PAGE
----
Atiak sugar factory opens opportunities beyond Northern Uganda
Atiak Sugar Factory may be the first sugar producer to be launched in northern Uganda region, but it’s impact will be felt far and wide.
Sitting on an expansive area covering over 16,000 acres of land, the company officially started production this week with the promise to make available an additional 66,000 tones annually to satisfy the taste buds of Ugandans and other consumers of the sweet granules in the East Africa region.
At full capacity, Atiak will be the fifth largest sugar producer in Uganda after Kakira, Kinyara, SCOUL and Sugar and Allied.
Started in 2016, the launch of Atiak sugar factory has been celebrated as a milestone achievement for the region and the country at large. In the first instance, it represents a turning point in the development ambitions of the community and northen Uganda in general illustrated by the fact that a major private venture has successfully established in an erea that was only a few years ago a war zone between Kony’s LRA rebels and the UPDF.
It also represents the culmination of yet another Public Private Partnership following the investment of UGX74bn into Amina Hersi’s company by the Uganda government investment arm Uganda Development Corporation (UDC).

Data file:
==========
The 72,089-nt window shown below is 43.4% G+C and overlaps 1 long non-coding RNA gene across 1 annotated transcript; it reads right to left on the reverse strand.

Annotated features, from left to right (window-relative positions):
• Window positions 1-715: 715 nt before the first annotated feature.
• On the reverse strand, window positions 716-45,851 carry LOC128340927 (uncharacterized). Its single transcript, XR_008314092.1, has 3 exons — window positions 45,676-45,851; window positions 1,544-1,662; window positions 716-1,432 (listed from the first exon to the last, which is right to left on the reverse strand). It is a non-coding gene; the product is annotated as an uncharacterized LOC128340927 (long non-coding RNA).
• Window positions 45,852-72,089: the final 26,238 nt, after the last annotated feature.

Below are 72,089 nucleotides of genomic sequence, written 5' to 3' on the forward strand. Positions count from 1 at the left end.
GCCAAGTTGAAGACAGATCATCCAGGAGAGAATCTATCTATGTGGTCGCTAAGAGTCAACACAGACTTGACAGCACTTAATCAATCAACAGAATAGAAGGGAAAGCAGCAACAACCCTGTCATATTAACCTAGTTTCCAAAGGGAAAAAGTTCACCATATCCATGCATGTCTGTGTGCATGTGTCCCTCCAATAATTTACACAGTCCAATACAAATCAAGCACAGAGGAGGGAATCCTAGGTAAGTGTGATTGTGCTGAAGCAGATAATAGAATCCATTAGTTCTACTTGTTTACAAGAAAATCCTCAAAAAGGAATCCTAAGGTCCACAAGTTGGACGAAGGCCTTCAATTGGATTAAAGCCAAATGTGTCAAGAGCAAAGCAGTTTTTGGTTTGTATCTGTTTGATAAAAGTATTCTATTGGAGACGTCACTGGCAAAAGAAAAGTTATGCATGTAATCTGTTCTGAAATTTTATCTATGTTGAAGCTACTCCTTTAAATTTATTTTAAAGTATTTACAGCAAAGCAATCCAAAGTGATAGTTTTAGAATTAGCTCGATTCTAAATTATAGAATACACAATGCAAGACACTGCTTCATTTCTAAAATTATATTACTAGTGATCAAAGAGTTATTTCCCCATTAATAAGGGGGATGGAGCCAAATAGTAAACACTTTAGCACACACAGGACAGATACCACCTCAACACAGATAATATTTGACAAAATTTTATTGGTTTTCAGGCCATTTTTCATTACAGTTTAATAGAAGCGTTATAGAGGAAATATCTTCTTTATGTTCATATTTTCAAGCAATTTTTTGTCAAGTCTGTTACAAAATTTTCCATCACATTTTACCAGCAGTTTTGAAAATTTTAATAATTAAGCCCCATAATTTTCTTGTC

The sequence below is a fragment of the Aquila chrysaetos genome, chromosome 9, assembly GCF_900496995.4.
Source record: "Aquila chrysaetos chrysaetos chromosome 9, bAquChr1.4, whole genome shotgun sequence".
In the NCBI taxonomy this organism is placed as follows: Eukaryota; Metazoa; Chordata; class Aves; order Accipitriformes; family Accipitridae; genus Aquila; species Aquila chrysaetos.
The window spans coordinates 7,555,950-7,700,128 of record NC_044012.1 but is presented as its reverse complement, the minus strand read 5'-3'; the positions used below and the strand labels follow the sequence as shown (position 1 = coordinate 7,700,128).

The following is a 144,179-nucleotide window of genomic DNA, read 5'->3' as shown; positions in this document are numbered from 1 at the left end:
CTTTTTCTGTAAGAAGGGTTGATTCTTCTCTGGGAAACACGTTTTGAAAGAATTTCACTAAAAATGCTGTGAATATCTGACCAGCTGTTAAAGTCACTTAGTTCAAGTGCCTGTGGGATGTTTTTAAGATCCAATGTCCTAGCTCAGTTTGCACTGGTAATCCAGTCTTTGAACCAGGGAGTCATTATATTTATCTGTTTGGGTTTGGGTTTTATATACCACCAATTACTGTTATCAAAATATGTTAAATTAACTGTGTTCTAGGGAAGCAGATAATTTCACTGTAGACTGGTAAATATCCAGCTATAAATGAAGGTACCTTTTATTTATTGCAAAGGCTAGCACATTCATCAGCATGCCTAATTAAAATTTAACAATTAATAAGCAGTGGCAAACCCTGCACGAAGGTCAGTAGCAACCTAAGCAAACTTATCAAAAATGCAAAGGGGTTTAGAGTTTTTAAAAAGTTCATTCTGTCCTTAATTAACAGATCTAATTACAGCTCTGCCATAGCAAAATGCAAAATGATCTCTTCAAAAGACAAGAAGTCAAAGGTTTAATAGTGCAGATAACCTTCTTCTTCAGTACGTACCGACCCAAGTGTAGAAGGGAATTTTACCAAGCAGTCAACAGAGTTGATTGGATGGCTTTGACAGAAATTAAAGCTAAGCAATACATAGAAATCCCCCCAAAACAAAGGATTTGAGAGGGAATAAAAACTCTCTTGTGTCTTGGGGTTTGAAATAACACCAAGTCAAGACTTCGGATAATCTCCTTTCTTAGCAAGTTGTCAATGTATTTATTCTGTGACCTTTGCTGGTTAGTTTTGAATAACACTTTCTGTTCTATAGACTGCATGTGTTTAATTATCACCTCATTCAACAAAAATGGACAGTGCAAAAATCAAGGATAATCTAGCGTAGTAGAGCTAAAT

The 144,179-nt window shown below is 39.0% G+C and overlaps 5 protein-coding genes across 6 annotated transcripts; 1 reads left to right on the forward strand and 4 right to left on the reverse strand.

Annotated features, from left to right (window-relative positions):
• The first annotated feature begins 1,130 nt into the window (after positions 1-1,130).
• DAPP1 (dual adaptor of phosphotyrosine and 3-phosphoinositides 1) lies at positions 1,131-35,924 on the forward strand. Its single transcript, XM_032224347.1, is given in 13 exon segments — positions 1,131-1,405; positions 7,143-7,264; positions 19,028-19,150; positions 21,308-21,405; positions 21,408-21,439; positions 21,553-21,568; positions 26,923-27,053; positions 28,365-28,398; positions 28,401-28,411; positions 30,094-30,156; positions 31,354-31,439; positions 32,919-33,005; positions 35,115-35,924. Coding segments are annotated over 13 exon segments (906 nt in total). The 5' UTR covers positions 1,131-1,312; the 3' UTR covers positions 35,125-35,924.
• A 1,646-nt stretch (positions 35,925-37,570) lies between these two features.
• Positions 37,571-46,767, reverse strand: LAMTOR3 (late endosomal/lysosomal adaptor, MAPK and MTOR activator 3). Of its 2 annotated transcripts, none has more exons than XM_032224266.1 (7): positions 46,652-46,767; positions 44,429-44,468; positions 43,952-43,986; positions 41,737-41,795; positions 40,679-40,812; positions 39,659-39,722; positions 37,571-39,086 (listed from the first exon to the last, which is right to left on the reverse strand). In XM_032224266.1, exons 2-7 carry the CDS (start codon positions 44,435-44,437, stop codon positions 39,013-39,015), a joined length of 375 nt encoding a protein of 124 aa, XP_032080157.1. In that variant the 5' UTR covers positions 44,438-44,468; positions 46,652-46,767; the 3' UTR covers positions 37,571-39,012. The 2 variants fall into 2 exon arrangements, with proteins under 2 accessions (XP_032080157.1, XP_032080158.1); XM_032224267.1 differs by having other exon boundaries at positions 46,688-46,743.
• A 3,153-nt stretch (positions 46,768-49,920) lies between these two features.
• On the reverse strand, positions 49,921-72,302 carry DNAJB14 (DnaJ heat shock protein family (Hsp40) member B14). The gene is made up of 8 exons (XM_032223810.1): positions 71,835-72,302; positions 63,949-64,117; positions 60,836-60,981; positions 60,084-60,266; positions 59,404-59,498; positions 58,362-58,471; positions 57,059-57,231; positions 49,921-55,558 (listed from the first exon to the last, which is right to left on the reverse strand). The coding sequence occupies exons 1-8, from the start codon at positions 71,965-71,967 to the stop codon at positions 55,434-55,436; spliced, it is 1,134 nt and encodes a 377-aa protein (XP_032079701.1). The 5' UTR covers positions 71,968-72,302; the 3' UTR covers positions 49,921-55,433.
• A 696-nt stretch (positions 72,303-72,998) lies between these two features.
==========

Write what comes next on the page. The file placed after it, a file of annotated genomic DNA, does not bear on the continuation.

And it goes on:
UDC’s investment means that Uganda now has a 44% stake into the company.
According to Ramathan Ggoobi, a memb field for the granules.
Northern Uganda’s very first sugar factory has been launched with the promise to improve the livelihoods of people in the region through provision of a market for cane farmers as well as employment for thousands of people.
The launch is a culmination of a collaboration between a foreign investor, Somali-born Amina Herse and the government of Uganda through the Uganda Development Corporation (UDC).
Construction of the factory started in 2017 after a protracted process for land acquisition by the investor.
Ramathan Ggoobi, a board member of UDC, said the company will create market opportunities for up to 5000 cane sugar out growers in the region.
“The target is to empower and uplift vulnerable groups, mainly women returnees of LRA in north who have been organized in cooperative societies to have a source of livelihood. Each beneficiary has been allocated between 3 and 5 acres of already planted sugarcane fields.
The beneficiaries/households will earn an average of UGX 6,000,000 per acres (after deductions) from sale of the 3 rounds of sugar cane crops. This money will be deposited in personal bank accounts of members which they have opened.
For the time being however, the company is looking at sourcing cane from Busoga region as it’s crop gets ready around next year.
Beyond, sugar the company also envisions selling power to Ugandans thermal generation.